Free time for debates and culture

‘Dialoogtafel’ searching for new meaning

  • Organiser Arie Jansen wrestles with moderate interest.
  • His ideal: separate hours for culture and debate.

‘The interest varies.’ Says Arie Jansen. After the lack of interest in the last session, he placed a message on Sharenet to ask if people could help think of new concepts of filling in the ‘Dialoogtafel’. It’s not the fault of the subjects, he says: ‘An example. We were talking together with Henk Hagoort and Duco Adema about the future role of the teacher. This is going to be, when it’s all put into motion, fundamentally different. This is interesting for everybody. Then I ask myself: why is there a lack of interest?

This couldn’t be because of the subject. Jansen has heard several explanations for the lack of interest. ‘I don’t have time. Or: I’m too busy. There will also be people who say: the meetings within my study programme are sufficient. The risk of an attitude like this is the fact that it might be hard to look over that ‘wall’ of your own study programme. And the current big societal challenges are crossing the borders of the study programmes.’ Therefore, Jansen considers it to be a plight of the university of applied sciences to keep inviting people. But is something as soft as a dialog still of this time? Jansen: ‘Dialog is still of this time! If it is about the big questions, such as what is happening on this planet, in our country, then there is a dire need for real dialogue where people can show their worth and finding solutions in a serious manner.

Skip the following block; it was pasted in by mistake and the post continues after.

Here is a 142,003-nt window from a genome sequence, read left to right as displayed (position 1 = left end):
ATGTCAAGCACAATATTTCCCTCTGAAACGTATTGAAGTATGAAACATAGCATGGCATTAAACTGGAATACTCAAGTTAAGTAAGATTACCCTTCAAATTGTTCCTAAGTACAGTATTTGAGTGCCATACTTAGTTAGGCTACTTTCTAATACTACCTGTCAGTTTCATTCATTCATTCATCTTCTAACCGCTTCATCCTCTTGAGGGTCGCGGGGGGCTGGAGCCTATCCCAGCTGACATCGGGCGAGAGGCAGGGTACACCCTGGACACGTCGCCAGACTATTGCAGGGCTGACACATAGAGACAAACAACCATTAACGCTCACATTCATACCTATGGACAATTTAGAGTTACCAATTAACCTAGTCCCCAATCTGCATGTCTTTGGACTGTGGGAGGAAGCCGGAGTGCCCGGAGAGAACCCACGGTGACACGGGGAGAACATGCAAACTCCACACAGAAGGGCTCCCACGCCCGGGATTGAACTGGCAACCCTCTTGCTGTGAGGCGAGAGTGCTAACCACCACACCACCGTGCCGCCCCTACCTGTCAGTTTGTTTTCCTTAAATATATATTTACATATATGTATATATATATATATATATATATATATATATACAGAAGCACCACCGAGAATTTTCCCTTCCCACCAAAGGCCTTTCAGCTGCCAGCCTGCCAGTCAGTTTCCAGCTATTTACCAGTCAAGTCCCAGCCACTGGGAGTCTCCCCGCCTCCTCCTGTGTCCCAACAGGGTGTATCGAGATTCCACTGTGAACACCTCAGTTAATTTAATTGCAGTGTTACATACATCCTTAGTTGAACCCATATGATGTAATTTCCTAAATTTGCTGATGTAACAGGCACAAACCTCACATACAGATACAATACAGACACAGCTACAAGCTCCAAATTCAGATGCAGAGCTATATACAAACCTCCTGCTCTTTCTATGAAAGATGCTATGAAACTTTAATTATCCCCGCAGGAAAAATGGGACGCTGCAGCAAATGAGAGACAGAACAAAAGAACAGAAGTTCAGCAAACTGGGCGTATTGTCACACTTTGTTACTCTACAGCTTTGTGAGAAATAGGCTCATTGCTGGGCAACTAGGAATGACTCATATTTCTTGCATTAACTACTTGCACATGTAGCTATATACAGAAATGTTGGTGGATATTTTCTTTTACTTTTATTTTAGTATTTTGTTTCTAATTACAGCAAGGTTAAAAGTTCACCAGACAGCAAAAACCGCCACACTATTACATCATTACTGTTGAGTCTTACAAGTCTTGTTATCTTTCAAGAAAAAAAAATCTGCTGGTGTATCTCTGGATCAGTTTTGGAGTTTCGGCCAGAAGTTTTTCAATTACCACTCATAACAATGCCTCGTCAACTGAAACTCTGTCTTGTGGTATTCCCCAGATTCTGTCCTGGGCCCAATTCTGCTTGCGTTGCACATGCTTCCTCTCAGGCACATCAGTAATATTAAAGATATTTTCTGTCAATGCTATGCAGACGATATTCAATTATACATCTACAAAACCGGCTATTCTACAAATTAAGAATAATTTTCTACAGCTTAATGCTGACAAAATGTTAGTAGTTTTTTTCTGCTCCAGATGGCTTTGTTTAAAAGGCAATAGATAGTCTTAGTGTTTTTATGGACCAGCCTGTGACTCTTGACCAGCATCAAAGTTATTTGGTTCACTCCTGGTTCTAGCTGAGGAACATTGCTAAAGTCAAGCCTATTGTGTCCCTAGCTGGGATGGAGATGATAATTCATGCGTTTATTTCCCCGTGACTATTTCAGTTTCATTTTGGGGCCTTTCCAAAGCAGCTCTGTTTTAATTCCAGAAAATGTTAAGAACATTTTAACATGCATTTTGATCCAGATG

Then you shouldreate a safe environment where people can actually meet each other. Does he have an idea where this is supposed to go? ‘Do you know what would be amazing to me? If we could just plan an hour twice a week, around midday, an opening in the schedule for every student. An hour where everybody has time and where Windesheim will offer a culturally oriented programme with performances, debates, meetings, playful performances, things like that. We need to make time for that. Somebody once said that we have cut away the rugged edges of education. Everything depends on time, on efficiency. Of course, nobody wants to start early, and everybody wants to go back home at a reasonable time as well. The pressure on scheduling is on the hours between 10 and 4, and something like that needs to be taken back somewhere. That is difficult. We need to organise a rugged edge where Windesheim can become a real community. (MH)

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